Last week, the Nevada State Athletic Commission (NSAC) reported that it was changing its marijuana policies after mounting pressure from MPP, athletes, and promoters who said the strictness and penalties were far too severe and driving athletes to drink or use dangerous drugs.
According to Bleacher Report, the threshold for failing a marijuana test for athletes was raised from 50 ng/mL of THC in the bloodstream to 150 ng/mL, in line with what the World Anti-Doping Agency (WADA) has recommended for global athletic regulatory bodies.
MPP protested the previous policies with a billboard and petition to the NSAC in March after boxer Julio Cesar Chavez, Jr. was suspended and fined $900,000 for testing positive for marijuana metabolites. In May, WADA recommended raising the limit to 150 ng/mL to exclude prior marijuana use that could not possibly contribute to current impairment. The very next month, Marc Ratner of the Ultimate Fighting Championship announced that it was putting its self-regulatory policies in line with the WADA recommendations.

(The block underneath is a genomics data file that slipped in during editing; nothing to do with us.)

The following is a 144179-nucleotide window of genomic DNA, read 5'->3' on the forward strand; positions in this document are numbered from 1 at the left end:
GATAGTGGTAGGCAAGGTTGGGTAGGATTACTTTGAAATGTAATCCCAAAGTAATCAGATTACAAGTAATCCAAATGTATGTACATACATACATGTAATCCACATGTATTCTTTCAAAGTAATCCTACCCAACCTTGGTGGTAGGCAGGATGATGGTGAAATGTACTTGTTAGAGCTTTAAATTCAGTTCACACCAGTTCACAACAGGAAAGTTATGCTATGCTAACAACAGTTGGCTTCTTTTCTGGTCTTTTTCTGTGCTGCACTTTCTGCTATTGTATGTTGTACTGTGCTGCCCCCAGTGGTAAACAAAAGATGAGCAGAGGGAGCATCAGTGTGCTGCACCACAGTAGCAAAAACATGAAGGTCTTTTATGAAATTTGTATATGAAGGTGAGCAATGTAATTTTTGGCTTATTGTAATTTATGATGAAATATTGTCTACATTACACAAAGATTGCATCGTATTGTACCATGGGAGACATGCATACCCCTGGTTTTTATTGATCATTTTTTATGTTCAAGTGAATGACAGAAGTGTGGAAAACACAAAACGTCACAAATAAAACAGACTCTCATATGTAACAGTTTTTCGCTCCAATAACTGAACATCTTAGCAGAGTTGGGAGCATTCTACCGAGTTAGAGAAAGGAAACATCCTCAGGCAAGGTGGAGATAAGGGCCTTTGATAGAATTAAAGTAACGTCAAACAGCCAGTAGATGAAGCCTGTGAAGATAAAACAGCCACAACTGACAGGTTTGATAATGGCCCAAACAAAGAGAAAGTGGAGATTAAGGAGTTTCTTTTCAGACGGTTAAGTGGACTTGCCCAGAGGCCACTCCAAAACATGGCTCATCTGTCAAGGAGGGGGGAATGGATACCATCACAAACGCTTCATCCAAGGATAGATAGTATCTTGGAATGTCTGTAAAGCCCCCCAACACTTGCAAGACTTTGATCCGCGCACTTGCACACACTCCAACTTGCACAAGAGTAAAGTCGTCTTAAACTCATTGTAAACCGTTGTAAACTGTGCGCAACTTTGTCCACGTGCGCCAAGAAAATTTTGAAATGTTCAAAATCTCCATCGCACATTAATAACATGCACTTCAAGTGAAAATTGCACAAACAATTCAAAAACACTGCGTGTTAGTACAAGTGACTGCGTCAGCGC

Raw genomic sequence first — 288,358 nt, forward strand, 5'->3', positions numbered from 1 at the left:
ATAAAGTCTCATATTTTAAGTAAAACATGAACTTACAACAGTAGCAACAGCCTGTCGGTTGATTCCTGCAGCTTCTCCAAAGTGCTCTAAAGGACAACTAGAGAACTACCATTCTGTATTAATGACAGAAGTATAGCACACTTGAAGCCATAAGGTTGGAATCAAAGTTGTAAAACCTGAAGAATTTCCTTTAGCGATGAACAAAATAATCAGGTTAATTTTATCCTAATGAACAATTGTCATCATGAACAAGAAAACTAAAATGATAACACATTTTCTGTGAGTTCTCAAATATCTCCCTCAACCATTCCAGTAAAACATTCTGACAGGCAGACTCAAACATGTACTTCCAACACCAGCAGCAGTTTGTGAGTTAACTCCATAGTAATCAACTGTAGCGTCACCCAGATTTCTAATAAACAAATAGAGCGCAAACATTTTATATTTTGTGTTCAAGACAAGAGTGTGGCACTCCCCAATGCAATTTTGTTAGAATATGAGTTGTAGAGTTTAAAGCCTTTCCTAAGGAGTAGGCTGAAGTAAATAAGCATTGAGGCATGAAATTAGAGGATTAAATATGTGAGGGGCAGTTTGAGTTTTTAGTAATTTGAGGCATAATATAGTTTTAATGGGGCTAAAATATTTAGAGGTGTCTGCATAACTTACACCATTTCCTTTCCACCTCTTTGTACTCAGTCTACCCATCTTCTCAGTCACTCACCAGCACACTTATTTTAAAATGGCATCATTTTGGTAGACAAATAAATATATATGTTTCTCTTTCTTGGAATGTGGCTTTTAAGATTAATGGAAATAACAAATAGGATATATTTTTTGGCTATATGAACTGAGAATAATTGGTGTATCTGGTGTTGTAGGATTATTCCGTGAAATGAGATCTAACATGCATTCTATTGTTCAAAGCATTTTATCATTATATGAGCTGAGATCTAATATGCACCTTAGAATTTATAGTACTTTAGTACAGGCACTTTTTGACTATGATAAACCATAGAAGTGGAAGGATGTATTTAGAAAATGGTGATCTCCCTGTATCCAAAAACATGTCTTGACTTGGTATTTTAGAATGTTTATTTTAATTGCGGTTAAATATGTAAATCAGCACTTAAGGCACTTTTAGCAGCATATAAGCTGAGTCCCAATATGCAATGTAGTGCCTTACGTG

While it will still be possible to test positive under the new threshold, it will be very difficult for prior marijuana use to disqualify or punish fighters and other athletes. When Nevada makes marijuana legal in 2016, they will truly be able to make the safer choice of substances without fear of unnecessary penalties.
MPP is also pressuring other sports organizations, such as the NFL, to stop punishing players for using marijuana.